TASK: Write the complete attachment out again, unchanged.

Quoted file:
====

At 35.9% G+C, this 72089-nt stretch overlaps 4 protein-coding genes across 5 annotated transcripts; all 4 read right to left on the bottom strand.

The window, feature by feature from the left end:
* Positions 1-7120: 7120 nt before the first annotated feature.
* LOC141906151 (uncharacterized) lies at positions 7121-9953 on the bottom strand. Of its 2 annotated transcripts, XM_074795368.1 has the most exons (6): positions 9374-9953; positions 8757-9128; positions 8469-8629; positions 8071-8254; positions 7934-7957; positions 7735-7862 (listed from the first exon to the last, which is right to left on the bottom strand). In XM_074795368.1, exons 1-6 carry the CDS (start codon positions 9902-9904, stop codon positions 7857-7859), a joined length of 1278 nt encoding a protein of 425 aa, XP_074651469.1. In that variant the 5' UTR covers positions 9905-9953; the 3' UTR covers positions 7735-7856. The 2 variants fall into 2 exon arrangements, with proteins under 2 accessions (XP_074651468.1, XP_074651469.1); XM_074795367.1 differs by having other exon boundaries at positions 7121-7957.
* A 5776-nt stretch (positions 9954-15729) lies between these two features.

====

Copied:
At 35.9% G+C, this 72089-nt stretch overlaps 4 protein-coding genes across 5 annotated transcripts; all 4 read right to left on the bottom strand.

The window, feature by feature from the left end:
* Positions 1-7120: 7120 nt before the first annotated feature.
* LOC141906151 (uncharacterized) lies at positions 7121-9953 on the bottom strand. Of its 2 annotated transcripts, XM_074795368.1 has the most exons (6): positions 9374-9953; positions 8757-9128; positions 8469-8629; positions 8071-8254; positions 7934-7957; positions 7735-7862 (listed from the first exon to the last, which is right to left on the bottom strand). In XM_074795368.1, exons 1-6 carry the CDS (start codon positions 9902-9904, stop codon positions 7857-7859), a joined length of 1278 nt encoding a protein of 425 aa, XP_074651469.1. In that variant the 5' UTR covers positions 9905-9953; the 3' UTR covers positions 7735-7856. The 2 variants fall into 2 exon arrangements, with proteins under 2 accessions (XP_074651468.1, XP_074651469.1); XM_074795367.1 differs by having other exon boundaries at positions 7121-7957.
* A 5776-nt stretch (positions 9954-15729) lies between these two features.